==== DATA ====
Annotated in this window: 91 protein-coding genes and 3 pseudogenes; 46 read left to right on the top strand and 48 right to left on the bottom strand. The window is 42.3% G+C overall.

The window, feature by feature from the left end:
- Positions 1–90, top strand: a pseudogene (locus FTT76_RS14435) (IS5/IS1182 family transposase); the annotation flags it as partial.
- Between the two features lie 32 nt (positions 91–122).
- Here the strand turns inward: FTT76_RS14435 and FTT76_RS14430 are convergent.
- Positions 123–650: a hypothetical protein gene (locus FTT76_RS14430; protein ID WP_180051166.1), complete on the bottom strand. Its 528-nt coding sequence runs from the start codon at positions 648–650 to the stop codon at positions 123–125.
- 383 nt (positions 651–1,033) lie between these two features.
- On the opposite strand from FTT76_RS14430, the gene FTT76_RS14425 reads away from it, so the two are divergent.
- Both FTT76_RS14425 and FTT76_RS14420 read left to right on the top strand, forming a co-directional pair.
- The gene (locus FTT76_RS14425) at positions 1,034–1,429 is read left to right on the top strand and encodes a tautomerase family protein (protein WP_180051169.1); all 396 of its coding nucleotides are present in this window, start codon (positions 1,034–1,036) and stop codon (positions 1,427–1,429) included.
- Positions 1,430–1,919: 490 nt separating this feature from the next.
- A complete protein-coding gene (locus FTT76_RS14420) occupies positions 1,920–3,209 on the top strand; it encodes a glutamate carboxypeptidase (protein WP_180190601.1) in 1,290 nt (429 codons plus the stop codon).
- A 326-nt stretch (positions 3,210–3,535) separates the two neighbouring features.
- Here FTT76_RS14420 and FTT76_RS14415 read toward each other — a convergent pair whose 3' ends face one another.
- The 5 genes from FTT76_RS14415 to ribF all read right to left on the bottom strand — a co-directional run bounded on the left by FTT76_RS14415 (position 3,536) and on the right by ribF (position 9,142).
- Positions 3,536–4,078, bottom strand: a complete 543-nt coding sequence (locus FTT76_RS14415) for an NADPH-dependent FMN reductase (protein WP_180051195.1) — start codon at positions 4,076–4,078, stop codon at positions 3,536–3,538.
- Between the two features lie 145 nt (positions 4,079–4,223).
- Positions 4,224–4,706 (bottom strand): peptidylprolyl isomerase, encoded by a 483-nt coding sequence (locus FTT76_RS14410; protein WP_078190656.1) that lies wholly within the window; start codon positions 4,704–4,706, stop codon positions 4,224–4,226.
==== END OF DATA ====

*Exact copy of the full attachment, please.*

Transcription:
Annotated in this window: 91 protein-coding genes and 3 pseudogenes; 46 read left to right on the top strand and 48 right to left on the bottom strand. The window is 42.3% G+C overall.

The window, feature by feature from the left end:
- Positions 1–90, top strand: a pseudogene (locus FTT76_RS14435) (IS5/IS1182 family transposase); the annotation flags it as partial.
- Between the two features lie 32 nt (positions 91–122).
- Here the strand turns inward: FTT76_RS14435 and FTT76_RS14430 are convergent.
- Positions 123–650: a hypothetical protein gene (locus FTT76_RS14430; protein ID WP_180051166.1), complete on the bottom strand. Its 528-nt coding sequence runs from the start codon at positions 648–650 to the stop codon at positions 123–125.
- 383 nt (positions 651–1,033) lie between these two features.
- On the opposite strand from FTT76_RS14430, the gene FTT76_RS14425 reads away from it, so the two are divergent.
- Both FTT76_RS14425 and FTT76_RS14420 read left to right on the top strand, forming a co-directional pair.
- The gene (locus FTT76_RS14425) at positions 1,034–1,429 is read left to right on the top strand and encodes a tautomerase family protein (protein WP_180051169.1); all 396 of its coding nucleotides are present in this window, start codon (positions 1,034–1,036) and stop codon (positions 1,427–1,429) included.
- Positions 1,430–1,919: 490 nt separating this feature from the next.
- A complete protein-coding gene (locus FTT76_RS14420) occupies positions 1,920–3,209 on the top strand; it encodes a glutamate carboxypeptidase (protein WP_180190601.1) in 1,290 nt (429 codons plus the stop codon).
- A 326-nt stretch (positions 3,210–3,535) separates the two neighbouring features.
- Here FTT76_RS14420 and FTT76_RS14415 read toward each other — a convergent pair whose 3' ends face one another.
- The 5 genes from FTT76_RS14415 to ribF all read right to left on the bottom strand — a co-directional run bounded on the left by FTT76_RS14415 (position 3,536) and on the right by ribF (position 9,142).
- Positions 3,536–4,078, bottom strand: a complete 543-nt coding sequence (locus FTT76_RS14415) for an NADPH-dependent FMN reductase (protein WP_180051195.1) — start codon at positions 4,076–4,078, stop codon at positions 3,536–3,538.
- Between the two features lie 145 nt (positions 4,079–4,223).
- Positions 4,224–4,706 (bottom strand): peptidylprolyl isomerase, encoded by a 483-nt coding sequence (locus FTT76_RS14410; protein WP_078190656.1) that lies wholly within the window; start codon positions 4,704–4,706, stop codon positions 4,224–4,226.